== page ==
In other words, our experiences matter – not just in the moment but for the lasting traces they leave in our brain. “Your attention is like a combined spotlight and vacuum cleaner: it highlights what it lands on and then sucks it into your brain – for better or worse”.

If you keep resting your mind on negative stressful thoughts, your brain will be shaped into “greater reactivity, vulnerability to anxiety and depressed mood, a narrow focus on threats and losses, and inclinations toward anger, sadness, and guilt”. However, if you keep resting your mind on “good events and conditions . . . pleasant feelings, the things you get done, physical pleasures, and your good intentions and qualities, then over time your brain will take a different shape”, one that’s more resilient, optimistic, positive, and with a sense of self-worth. 

In effect, what we pay attention to is the main influence on our brain and our happiness, and we have a lot of influence over where our minds rest. We can deliberately prolong and even create positive experiences that will shape our brain for the better. We can enhance our inner strengths and happiness.
The importance of focussing on pleasant experiences is because the brain has a strong bias toward negative events to help us survive. We’re hardwired to be on the lookout for potential dangers and losses. This makes us overreact, creates vicious circles of negativity and increases our stresses. It also decreases the positive, so that we overlook good experiences and they don’t get built up in the brain to make us happier. It’s as if our brain has Velcro for negative experiences, and Teflon for good ones.

“The negativity bias is tilted toward immediate survival, but against quality of life, peaceful and fulfilling relationships, and lasting mental and physical health. This is the default setting of the Stone Age brain. If we don’t take charge of it, it will take charge of us”. But focussing on pleasant experiences corrects for the tendencies of the negativity bias. It levels the playing field.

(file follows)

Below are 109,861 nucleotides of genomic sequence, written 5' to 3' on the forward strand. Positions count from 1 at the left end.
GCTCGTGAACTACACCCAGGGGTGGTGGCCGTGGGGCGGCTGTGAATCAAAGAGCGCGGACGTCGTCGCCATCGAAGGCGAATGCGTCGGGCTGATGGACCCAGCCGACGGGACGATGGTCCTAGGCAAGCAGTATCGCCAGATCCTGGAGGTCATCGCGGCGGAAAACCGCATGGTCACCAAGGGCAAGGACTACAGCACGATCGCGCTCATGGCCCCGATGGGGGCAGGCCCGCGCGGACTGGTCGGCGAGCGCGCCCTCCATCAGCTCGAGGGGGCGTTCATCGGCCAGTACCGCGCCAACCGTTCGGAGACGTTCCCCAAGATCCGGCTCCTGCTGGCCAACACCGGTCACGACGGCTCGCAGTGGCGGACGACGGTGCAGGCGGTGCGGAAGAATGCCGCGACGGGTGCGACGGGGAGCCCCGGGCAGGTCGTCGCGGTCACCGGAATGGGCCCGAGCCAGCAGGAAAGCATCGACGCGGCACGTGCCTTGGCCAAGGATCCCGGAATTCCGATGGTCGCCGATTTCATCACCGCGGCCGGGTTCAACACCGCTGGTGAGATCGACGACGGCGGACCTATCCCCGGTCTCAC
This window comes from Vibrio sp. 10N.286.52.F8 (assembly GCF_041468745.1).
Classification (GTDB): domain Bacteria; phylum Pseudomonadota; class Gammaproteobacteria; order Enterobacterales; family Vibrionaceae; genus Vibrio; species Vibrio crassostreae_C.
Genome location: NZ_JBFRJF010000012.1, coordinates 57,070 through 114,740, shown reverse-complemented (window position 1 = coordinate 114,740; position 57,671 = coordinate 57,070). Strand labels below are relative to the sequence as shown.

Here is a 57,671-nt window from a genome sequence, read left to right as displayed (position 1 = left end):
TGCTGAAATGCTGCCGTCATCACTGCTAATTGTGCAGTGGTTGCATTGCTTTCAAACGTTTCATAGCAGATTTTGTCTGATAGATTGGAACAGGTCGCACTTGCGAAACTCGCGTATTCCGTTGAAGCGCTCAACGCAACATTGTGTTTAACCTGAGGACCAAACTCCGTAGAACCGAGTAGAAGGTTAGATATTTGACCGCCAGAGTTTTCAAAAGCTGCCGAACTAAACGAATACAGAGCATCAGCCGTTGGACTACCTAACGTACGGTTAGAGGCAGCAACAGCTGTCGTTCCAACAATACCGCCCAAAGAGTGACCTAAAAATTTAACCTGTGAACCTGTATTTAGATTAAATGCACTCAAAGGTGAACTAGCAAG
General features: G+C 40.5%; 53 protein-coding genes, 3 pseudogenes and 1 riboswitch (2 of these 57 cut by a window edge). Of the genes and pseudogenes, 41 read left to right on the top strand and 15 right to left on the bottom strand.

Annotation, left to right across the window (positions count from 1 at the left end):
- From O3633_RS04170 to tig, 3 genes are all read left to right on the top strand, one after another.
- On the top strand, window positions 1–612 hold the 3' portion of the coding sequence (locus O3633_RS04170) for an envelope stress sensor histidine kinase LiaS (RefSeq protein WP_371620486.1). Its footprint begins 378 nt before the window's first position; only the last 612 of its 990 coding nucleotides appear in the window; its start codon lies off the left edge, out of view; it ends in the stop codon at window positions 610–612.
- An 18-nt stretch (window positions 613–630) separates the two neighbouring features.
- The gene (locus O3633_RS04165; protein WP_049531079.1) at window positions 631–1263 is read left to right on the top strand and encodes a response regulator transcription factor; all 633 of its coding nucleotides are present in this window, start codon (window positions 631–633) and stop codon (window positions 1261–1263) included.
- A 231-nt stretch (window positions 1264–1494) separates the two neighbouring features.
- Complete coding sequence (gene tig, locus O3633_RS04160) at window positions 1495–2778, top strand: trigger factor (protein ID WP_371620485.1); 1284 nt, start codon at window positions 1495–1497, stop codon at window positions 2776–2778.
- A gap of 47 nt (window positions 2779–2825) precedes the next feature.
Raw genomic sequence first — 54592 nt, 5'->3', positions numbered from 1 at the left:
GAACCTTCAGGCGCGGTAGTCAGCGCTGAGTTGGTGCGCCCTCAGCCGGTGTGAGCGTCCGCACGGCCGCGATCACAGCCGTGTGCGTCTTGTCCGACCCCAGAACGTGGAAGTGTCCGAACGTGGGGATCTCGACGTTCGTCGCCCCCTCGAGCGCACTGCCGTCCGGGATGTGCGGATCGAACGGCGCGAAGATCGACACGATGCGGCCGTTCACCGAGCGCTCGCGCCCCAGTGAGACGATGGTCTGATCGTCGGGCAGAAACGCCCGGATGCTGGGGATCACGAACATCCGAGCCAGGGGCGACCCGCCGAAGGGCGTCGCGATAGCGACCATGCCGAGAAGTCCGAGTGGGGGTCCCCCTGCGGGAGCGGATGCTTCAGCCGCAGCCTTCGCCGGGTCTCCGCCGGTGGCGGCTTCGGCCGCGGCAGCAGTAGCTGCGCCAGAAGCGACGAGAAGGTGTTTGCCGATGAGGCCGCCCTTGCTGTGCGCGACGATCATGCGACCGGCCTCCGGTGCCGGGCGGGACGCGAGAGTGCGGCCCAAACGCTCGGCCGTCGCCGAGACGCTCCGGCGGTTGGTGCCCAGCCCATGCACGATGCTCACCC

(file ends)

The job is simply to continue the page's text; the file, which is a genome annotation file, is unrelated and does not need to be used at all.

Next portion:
Hanson explains that our brain has two modes – responsive and reactive. When we feel that our core needs are being met, the brain is in its responsive mode, and our body and brain refuel and repair themselves. When we experience that our core needs are not being met, the brain switches to its reactive – fight or flight – mode. In this mode, body and mind resources are drained while repair activities are put on hold.

While our ancient ancestors spent most of the time in the healthy responsive mode, our modern life makes this very difficult with its ongoing stressors:
• working long hours
• racing from here to there
• multi-tasking
• rapidly shifting gears, with little time for responsive activity between them
• little exercise
• processing dense incoming streams of information and stimulation
• constant pressures to acquire stuff
• 24-hour news with negative content
As a result, the reactivity mode is the new normal for most people, with “a background sense of being pressed, hassled, tense, prickly, drained, inadequate, uneasy or glum.”

Thank goodness, there is an alternative to this way of living – using our mind to change our brain for the better. “You can engage life from the responsive mode as much as possible, contain and calm reactive states when they occur, and return to your responsive home base as soon as you can.” This path is the alternative to stress, unhappiness, conflicts with others and many health problems. And, the more we follow this path, the easier and more intuitive it will become, as the brain will become increasingly biased toward it. And, very importantly, “ . . . your happiness becomes increasingly unconditional, less and less based on external conditions”.

I’ve been following this practice for several weeks, and have noticed three things – it feels good when I do it, I feel happier during the day, and I'm more mindful because I'm inclined to be looking for good things to appreciate as I go about my day. I look forward to teaching it in my meditation and mindfulness course.


Hardwiring Happiness:
The New Brain Science of Contentment, Calm, and Confidence
- Rick Hanson, Ph.D. (2013)


Peter Black
Instructor - Meditation and Mindfulness


  • Ultherapy Realself

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    Ultherapy Realself Thursday, 19 October 2017 18:00
  • Lawanna

    This web page includes priceless Information.

    Lawanna Tuesday, 19 September 2017 23:51